Can you recognize Self-Judgement?
I am grateful for the term Invisible Disability. Many times people are judged by what others see, and conclusions about whether one can or cannot do something are often made according to the way someone looks. This affects those who may appear unable, but are perfectly capable, and those who appear able but are not.
International Disability expert, Joni Eareckson Tada, explained it well when she told
someone living with debilitating fatigue, “People have such high expectations of folks
like you [with invisible disabilities], like, ‘come on, get your act together.’ but they have
such low expectations of folks like me in wheelchairs, as though it’s expected that we can’t
do much” (Joni).
The bottom line is that everyone with a disability is different, with varying challenges and
needs, as well as abilities and attributes. Thus, we all should learn to listen with our ears,
instead of judging with our eyes."
It's important to me that my limitations be acknowledged, not only so that I can be treated with respect and acceptance for all that I am, limitations included, but also so I can better learn how to treat myself. And while judgement from others is difficult to take, it's the self-judgment I am working most strongly on. I'm currently working my way through a book called Soul Without Shame. I'm on chapter 2, (and the reality is I never made it any further) entitled Recognizing Judgement.
"becoming aware of judgments will help you recognize that a judgement is the same as
an attack as far as the health of your being is concerned. One could even consider self-
judgment the original psychic auto-immune disease. Because judgement causes you to
reject yourself, the basic health of your soul is at risk. The more familiar you become with how judgement works the more it actually feels like a self-destructive
disease. The goal is to reestablish a vital survival energy and a healthy immune
system that will respond to both attacks and judgments with awareness, alertness, energy, capacity and appropriateness. The movement toward that goal reflects a continuing
process of unraveling why judgments have such a debilitating effect on you and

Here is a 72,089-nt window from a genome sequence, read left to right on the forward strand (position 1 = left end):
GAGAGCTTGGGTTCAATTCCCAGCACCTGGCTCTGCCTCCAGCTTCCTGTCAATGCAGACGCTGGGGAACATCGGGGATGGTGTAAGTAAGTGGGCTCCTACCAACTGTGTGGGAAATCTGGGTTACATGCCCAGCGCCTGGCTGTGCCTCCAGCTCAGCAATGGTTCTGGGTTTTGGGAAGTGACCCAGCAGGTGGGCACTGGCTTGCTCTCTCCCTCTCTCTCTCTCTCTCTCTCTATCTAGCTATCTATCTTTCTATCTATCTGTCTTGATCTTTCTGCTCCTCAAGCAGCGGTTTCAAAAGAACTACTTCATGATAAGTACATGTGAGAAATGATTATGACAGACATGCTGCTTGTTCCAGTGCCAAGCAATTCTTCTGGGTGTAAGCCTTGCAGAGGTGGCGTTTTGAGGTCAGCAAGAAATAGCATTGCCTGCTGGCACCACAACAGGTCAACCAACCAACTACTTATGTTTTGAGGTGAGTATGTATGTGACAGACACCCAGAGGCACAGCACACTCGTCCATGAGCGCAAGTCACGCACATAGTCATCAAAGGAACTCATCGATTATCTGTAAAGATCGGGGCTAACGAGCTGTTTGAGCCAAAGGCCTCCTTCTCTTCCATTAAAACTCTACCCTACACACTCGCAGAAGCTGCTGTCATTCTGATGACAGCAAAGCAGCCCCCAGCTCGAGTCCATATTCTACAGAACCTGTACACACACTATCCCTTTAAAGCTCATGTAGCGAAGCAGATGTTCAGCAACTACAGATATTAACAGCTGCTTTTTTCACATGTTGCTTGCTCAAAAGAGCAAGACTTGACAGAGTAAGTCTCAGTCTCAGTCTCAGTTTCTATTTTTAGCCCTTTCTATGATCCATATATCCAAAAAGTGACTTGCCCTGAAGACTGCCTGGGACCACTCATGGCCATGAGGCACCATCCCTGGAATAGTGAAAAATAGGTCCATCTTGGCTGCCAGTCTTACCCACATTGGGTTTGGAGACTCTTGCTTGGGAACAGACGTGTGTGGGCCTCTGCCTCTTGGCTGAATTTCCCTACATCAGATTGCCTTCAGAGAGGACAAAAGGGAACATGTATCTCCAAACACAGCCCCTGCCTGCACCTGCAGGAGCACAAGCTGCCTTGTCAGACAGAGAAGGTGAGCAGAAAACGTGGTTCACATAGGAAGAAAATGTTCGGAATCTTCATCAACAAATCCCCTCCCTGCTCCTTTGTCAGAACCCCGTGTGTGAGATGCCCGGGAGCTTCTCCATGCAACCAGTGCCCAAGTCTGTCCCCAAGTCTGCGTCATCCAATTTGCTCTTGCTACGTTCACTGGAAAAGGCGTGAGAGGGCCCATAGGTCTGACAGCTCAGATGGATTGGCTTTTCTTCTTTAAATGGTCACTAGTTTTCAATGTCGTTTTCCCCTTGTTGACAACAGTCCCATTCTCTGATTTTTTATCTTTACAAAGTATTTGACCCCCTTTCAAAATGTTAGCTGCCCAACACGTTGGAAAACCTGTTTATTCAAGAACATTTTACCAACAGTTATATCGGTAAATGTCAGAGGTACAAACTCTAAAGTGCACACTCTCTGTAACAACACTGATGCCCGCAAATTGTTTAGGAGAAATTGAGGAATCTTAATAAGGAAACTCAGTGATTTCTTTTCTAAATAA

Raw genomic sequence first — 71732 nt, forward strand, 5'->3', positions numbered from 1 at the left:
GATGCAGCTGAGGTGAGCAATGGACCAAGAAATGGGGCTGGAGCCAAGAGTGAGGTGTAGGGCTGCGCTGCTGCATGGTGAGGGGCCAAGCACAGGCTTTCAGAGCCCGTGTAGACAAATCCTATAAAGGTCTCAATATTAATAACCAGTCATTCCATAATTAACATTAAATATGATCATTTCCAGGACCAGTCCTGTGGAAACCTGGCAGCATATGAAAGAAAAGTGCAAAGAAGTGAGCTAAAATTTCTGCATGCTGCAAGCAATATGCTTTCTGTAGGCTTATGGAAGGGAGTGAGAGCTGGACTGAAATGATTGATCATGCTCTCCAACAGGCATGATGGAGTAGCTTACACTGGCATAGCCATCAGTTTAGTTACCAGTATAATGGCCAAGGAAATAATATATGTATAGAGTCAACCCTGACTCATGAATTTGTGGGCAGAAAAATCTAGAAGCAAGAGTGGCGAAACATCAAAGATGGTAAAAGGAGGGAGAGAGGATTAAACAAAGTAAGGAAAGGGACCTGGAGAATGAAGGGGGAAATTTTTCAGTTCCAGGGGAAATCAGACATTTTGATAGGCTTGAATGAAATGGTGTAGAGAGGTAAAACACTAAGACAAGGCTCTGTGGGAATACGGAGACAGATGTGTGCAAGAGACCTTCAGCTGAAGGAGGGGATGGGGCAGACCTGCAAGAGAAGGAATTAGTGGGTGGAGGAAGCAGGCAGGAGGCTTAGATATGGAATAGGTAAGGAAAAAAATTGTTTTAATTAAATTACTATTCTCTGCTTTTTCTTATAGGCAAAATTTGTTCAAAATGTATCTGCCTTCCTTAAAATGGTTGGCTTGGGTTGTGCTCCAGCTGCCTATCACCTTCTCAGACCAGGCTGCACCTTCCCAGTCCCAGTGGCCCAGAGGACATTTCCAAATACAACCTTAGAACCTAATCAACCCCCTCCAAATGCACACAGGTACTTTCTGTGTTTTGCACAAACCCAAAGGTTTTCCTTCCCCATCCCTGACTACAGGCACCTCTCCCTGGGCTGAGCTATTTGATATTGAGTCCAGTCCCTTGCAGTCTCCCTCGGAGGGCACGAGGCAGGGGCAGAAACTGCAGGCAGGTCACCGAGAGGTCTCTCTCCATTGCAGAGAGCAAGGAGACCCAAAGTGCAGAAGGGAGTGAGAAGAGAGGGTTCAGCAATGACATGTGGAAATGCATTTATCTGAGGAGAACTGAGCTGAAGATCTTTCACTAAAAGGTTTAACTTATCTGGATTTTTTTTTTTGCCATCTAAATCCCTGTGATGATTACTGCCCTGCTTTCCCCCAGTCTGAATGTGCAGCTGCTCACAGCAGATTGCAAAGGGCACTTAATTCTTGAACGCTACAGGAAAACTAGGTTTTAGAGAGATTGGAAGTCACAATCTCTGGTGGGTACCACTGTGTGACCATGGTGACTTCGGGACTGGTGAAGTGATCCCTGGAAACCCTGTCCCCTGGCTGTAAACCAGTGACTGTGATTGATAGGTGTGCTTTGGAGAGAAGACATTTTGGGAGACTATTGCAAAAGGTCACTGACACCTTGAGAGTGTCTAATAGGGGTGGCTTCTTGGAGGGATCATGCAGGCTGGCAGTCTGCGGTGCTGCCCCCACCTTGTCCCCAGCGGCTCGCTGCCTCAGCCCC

learning to defend your right to your present experience with strength and vitality."
-Soul Without Shame, Byron Brown
Having lived with low self-esteem my whole life, I suffered great pain by trapping myself within the confines of perfectionism in order to receive affection. This meant withstanding and bracing myself against constant self-judgment. Facing the judgments of others who did not have an understanding of my particular childhood trauma was unbearable, and I would use their judgments to berate myself. Self-loathing, constant criticism, doubt, a harsh and continual pushing to do things perfectly were my norm, and a feeling of never being able to do something well enough. I am choosing to look at these judgments I have toward myself in order to learn a way out of this dysfunctional pattern, in the hopes that it will help my body heal. I am also working hard to NOT use the judgments of those who do not understand invisible disability against myself.
Principles of self judgement:
"A judgement always touches on something you believe (and fear) to be true about yourself, your value, and your worth. The key factor is not whether or not a judgement is true but rather whether you think it is. This might be completely unconscious."
"Because you believe there is some truth in a judgement, it generates self-rejection rather than self-defense. Then you are not only attacked by the statement itself but further betrayed as the judgement turns you against yourself"
- Soul Without Shame, Byron Brown
"Healthy defense is a conscious act of supporting the truth [ie. you are a good person, doing your best, etc.]. It is recognizing that what the judge has to say is of little value, and finds you working to stop the attack against yourself that is trying to undermine your capacity, effectiveness, and sense of worth."
- Soul Without Shame, Byron Brown
According to Byron Brown, the truth is presented only to bait you and then it becomes a weapon the judge uses against you. He states that he judge has no real interest in whether something is actually true but If you are experiencing "feeling deficient", that's the clue that you are under attack from your own judge." (Egads! If the clue is "feeling deficient," then I have work to do. Does anyone on disability not feel deficient?!? I know the correct answer to this is yes, but it's a leap for me from where I currently stand.)